The amount of information the humble seven-segment display can convey is surprising. There are the ten numerals, dead-ringers or reasonable approximations for about half the alphabet, and even a few not-quite-canonical symbols. But when you put 12,288 segments to work, you get all that and much more.
Behold Sea of Segments, an art piece by [Will Gallia] that really pushes what’s possible with seven-segment displays. The piece, which looks about the size of a decent flat-panel TV, is composed of an 8×6 array of PCBs, each of which holds an 8×4 array of white LED seven-segment displays; each board also holds two TLC5920 LED drivers. [Will] designed the PCBs to tile horizontally and vertically, making it possible to take data either from the top or right side and output to the bottom or left. Power is distributed to the modules through a series of steel bus bars, which also provide structural support for the display. The whole thing lives in an enclosure with a smoked acrylic front panel, and hangs from a pair of steel cables that also provide power.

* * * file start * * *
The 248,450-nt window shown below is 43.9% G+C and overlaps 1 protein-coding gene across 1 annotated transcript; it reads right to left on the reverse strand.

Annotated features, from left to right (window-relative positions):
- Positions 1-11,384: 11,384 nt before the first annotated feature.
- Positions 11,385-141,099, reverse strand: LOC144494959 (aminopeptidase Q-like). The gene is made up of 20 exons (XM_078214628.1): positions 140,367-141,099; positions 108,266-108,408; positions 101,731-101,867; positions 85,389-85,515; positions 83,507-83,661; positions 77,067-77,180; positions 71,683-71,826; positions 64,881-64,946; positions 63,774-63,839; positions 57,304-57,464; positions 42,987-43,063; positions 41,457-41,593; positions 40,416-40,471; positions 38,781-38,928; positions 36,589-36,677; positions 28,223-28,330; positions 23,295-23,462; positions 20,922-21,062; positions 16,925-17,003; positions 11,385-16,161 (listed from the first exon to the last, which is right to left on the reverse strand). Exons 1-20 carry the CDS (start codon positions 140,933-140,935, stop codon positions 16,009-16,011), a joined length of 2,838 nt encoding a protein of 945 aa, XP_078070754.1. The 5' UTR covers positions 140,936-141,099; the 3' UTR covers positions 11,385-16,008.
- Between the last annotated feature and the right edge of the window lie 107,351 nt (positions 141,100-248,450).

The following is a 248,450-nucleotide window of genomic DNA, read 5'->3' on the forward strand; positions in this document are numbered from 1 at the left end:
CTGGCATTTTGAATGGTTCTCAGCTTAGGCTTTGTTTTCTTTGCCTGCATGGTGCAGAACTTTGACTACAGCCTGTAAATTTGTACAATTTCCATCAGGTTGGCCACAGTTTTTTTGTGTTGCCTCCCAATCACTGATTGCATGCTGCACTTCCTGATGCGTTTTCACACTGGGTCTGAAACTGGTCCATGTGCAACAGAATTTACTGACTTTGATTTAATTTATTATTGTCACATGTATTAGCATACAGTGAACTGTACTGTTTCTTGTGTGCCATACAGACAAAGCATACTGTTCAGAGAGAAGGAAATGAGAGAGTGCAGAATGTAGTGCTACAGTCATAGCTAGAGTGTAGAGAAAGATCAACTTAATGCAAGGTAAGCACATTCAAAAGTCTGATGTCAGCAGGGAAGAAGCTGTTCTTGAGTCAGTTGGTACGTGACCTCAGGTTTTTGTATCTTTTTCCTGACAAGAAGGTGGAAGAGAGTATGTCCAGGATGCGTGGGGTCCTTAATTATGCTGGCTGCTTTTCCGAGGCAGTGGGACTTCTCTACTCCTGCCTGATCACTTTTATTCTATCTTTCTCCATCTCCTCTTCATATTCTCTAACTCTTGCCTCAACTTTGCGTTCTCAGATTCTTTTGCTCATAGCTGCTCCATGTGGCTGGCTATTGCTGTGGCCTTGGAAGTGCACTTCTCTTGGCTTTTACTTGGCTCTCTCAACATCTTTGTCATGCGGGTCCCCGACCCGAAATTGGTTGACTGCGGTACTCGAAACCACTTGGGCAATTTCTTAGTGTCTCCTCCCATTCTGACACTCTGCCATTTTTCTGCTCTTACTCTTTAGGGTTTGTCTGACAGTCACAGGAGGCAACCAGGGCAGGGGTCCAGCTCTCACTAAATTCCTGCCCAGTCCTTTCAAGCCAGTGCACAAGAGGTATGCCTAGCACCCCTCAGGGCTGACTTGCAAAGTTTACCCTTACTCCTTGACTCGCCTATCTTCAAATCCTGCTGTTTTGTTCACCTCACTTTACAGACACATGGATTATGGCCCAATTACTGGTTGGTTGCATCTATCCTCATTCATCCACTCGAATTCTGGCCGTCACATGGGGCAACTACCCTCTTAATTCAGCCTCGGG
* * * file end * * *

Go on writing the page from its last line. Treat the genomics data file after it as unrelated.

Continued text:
Under the hood, a PocketBeagle does all the heavy lifting of talking to the display and translating images onto the display. [Will] came up with an encoding scheme that gives about five bits of grayscale, and built a program to figure out which segments should be lit to create an image. The result is a smooth and convincing reproduction of videos of waves on a beach, which is where the project gets its name. Check out the results in the video below.
[Will] says he drew inspiration for this build from the DigitGrid by [Skot9000]. That was a great project too, but Sea of Segments takes the concept to another level.